Parapsychology: Science or Pseudoscience?

#81
I have already given you my reasons. Why do you think that parapsychology has not been accepted by mainstream science?
For the same reason that evolution hasn't been accepted by fundamentalism... It's not easy to accept something that goes against what you were taught. Anyways, is this "conversation with a skeptic" online? I would like to see how convincing it is.
 
#82
I always leave room to be surprised, but I do suspect you of being dishonest, yes. I don't think that you actually believe in the reality of psi and that you're just saying it as a cover to bash parapsychology, but appear reasonable. It's weird, but it's been done before.
I guess that you are right... I remember reading a post by Arouet (or was it P or M?) where he argued that Linda (of all people) was not closeminded about PSI. Then there was Bill claiming that he was "emotionally distressed" after lifting a purported seance from the CSICOP page and applying some "artistic license" to it. Coming from the "I am not against it, but remain unconvinced" posture makes it easier to manipulate the gullible, who may try to actually engage them.
 
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#83
I think the small to medium effect size plays a role in that it isn't so obvious as to be beyond question, which then allows for a highly sociological aspect.

Sociology of science has played a role in many areas of science, including the hard sciences, but in parapsychology the sociological aspect is very dominant. Associations with religion, the occult, and the New Age movement creates a major barrier with respect to possible acceptance.
I agree with this.
 
#84
For the same reason that evolution hasn't been accepted by fundamentalism... It's not easy to accept something that goes against what you were taught. Anyways, is this "conversation with a skeptic" online? I would like to see how convincing it is.
Just curious. Do you believe "creation science" is a science or pseudoscience?
 
#85
Just curious. Do you believe "creation science" is a science or pseudoscience?
I am not a zealot, if that is what you are asking. However, I fail to see the resemblance between Jim Kennedy's criticism of the methodology (historically, he has noted a posture against MAs in general) of Parapsychology and believing that dinosaur fossils were planted.
 
#86
But, conversely, both "creation science" and "materialistic science" have one thing in common... Nothing that falls outside their pre-established boundaries is "possible". It's convenient how many definitions of "science" and "pseudoscience" we can get from all of these camps.
 
#87
For the same reason that evolution hasn't been accepted by fundamentalism... It's not easy to accept something that goes against what you were taught. Anyways, is this "conversation with a skeptic" online? I would like to see how convincing it is.
I think lots of religious folk do accept evolution by natural selection - they simply argue that God set the whole thing off!

I used to assume that evolution was true - basically because all life shares a huge amount of detailed biochemistry, and I assumed that the fossil record also backed up evolution.

The problems come when you think about the details of the supposed mechanism. First you have the fact that evolving a new protein from scratch, or from another with a different function, requires many steps - typically hundreds - that can't be guided by natural selection - so arguments based on combinatorial explosion re-emerge. Half a radio doesn't just work less efficiently, it just doesn't function at all, and likewise half an enzyme is just useless. If it did happen to be useful for something, that would actually stop natural selection from operating to complete the enzyme! Invoking natural selection at this point is just wrong, and actually assumes teleology.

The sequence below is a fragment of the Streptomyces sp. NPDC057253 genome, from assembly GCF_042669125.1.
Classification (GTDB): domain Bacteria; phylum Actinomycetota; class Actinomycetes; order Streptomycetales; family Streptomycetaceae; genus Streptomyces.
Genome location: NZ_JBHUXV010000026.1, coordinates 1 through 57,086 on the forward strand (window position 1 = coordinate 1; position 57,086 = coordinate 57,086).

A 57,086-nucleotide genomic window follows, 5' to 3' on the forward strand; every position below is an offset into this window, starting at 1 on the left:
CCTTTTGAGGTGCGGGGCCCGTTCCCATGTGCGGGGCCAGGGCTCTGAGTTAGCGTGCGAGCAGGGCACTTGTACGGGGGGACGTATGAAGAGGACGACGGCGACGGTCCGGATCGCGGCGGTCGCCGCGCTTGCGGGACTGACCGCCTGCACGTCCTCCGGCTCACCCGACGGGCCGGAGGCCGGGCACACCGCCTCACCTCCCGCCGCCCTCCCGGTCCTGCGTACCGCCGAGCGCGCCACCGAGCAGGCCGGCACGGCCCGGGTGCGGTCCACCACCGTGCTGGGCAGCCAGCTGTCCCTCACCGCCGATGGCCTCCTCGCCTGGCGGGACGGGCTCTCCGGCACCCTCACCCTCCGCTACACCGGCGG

The other problem is that enzymes operate with a control structure, and it isn't logical to assume this already exists when something new finally emerges from protein evolution. Without that control structure many/most new proteins would be positively harmful, and be selected out of existence.

Personally, I am not religious, but I don't believe in materialistic explanations of reality - I just want to get at the truth!

David
 
#88
My view is the exact complement of that. It's a pseudoscience. As with all pseudosciences, there is some science involved.
I don't think there is a clean distinction between science and pseudoscience.

Simply ignoring certain phenomena shouldn't really be called scientific, but actively studying them tends to get called pseudoscience!

David
 
#89
Kennedy in his paper (which was published in the "Journal of Parapsychology") proposed several hypotheses "why these things occur" (not least, that a "more likely explanation is that some type of higher consciousness influences or guides the occurrence of psi). The point I'm raising here is that these are some of the reasons why parapsychology is so controversial. Psi could indeed be real. But it may not be truly amenable to the scientific method due to these reasons.
Well a lot of things aren't amenable to the full scientific process - which includes experimentation. For example, you can only observe the cosmos - not experiment with it (outside the solar system).

It isn't reasonable to ignore such phenomena and build an explanation for reality that demands that such phenomena don't exist - that for example telepathy can never occur. A sane science (i.e. one that really cared about converging on the truth) would put a huge amount of effort into exploring the areas such as ψ that could invalidate its conclusions!